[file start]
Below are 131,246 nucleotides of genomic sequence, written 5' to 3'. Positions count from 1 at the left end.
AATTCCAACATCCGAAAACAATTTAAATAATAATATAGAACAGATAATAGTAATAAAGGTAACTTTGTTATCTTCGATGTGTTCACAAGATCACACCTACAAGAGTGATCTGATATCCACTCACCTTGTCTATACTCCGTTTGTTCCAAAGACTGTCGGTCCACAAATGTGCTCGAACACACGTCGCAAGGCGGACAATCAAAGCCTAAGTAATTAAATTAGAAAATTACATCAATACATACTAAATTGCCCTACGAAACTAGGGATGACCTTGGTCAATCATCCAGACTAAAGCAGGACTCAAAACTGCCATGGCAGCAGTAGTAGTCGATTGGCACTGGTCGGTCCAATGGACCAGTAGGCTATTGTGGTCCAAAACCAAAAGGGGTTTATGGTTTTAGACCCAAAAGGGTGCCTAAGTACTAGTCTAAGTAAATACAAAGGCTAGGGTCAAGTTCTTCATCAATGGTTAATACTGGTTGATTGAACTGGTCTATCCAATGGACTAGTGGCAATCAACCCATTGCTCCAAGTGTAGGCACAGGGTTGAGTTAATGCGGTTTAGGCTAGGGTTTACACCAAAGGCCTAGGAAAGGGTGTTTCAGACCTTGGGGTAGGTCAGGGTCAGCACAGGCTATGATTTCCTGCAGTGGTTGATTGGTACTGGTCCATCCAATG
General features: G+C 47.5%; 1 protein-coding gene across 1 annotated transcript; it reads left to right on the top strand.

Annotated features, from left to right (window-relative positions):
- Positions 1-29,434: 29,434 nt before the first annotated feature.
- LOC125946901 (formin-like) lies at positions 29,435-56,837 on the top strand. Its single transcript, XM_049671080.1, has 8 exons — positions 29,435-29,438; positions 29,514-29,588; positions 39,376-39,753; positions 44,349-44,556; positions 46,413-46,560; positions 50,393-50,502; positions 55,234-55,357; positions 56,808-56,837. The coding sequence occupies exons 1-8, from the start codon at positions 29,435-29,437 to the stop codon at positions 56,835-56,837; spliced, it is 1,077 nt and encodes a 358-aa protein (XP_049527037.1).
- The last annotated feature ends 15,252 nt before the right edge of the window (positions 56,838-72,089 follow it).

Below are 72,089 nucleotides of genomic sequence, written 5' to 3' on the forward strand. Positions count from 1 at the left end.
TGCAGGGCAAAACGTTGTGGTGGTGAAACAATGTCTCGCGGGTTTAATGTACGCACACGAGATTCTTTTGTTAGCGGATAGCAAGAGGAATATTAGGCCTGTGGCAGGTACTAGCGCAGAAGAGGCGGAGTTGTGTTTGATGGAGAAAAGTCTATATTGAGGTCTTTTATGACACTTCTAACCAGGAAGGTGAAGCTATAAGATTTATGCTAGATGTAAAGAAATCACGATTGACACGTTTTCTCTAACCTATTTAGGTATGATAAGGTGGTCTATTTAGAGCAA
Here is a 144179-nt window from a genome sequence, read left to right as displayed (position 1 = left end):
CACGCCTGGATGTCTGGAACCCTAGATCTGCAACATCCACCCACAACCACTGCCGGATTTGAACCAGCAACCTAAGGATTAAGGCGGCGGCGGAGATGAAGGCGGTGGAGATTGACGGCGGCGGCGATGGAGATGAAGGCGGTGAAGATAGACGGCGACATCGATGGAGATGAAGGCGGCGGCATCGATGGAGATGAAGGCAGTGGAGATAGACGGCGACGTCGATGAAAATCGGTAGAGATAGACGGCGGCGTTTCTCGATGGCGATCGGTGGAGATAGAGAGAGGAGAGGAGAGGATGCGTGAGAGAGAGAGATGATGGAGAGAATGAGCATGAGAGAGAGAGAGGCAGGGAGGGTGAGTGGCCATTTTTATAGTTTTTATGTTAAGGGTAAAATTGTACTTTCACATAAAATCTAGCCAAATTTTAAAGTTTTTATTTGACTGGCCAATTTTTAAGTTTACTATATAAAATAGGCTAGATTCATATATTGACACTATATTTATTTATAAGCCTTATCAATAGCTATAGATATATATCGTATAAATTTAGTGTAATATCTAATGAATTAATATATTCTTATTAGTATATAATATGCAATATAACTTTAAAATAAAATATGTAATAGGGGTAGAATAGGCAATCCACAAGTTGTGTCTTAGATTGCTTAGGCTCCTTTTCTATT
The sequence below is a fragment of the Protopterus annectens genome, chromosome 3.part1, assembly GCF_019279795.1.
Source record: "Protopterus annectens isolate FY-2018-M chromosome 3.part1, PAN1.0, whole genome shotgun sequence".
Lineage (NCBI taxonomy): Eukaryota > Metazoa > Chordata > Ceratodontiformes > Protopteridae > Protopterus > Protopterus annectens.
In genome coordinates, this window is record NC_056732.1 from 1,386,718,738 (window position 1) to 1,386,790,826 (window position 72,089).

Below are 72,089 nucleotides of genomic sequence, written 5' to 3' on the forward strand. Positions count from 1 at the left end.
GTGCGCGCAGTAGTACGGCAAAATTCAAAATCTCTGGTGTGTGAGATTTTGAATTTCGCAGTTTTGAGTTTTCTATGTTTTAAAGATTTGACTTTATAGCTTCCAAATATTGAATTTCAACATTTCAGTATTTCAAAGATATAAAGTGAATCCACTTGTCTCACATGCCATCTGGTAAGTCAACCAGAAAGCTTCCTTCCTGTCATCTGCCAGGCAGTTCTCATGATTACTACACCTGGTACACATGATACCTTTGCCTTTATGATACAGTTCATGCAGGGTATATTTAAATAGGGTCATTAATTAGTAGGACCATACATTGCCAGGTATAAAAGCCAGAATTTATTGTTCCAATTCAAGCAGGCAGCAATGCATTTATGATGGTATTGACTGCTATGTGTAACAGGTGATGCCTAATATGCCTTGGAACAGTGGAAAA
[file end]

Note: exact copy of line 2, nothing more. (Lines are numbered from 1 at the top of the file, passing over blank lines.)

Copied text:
AATTCCAACATCCGAAAACAATTTAAATAATAATATAGAACAGATAATAGTAATAAAGGTAACTTTGTTATCTTCGATGTGTTCACAAGATCACACCTACAAGAGTGATCTGATATCCACTCACCTTGTCTATACTCCGTTTGTTCCAAAGACTGTCGGTCCACAAATGTGCTCGAACACACGTCGCAAGGCGGACAATCAAAGCCTAAGTAATTAAATTAGAAAATTACATCAATACATACTAAATTGCCCTACGAAACTAGGGATGACCTTGGTCAATCATCCAGACTAAAGCAGGACTCAAAACTGCCATGGCAGCAGTAGTAGTCGATTGGCACTGGTCGGTCCAATGGACCAGTAGGCTATTGTGGTCCAAAACCAAAAGGGGTTTATGGTTTTAGACCCAAAAGGGTGCCTAAGTACTAGTCTAAGTAAATACAAAGGCTAGGGTCAAGTTCTTCATCAATGGTTAATACTGGTTGATTGAACTGGTCTATCCAATGGACTAGTGGCAATCAACCCATTGCTCCAAGTGTAGGCACAGGGTTGAGTTAATGCGGTTTAGGCTAGGGTTTACACCAAAGGCCTAGGAAAGGGTGTTTCAGACCTTGGGGTAGGTCAGGGTCAGCACAGGCTATGATTTCCTGCAGTGGTTGATTGGTACTGGTCCATCCAATG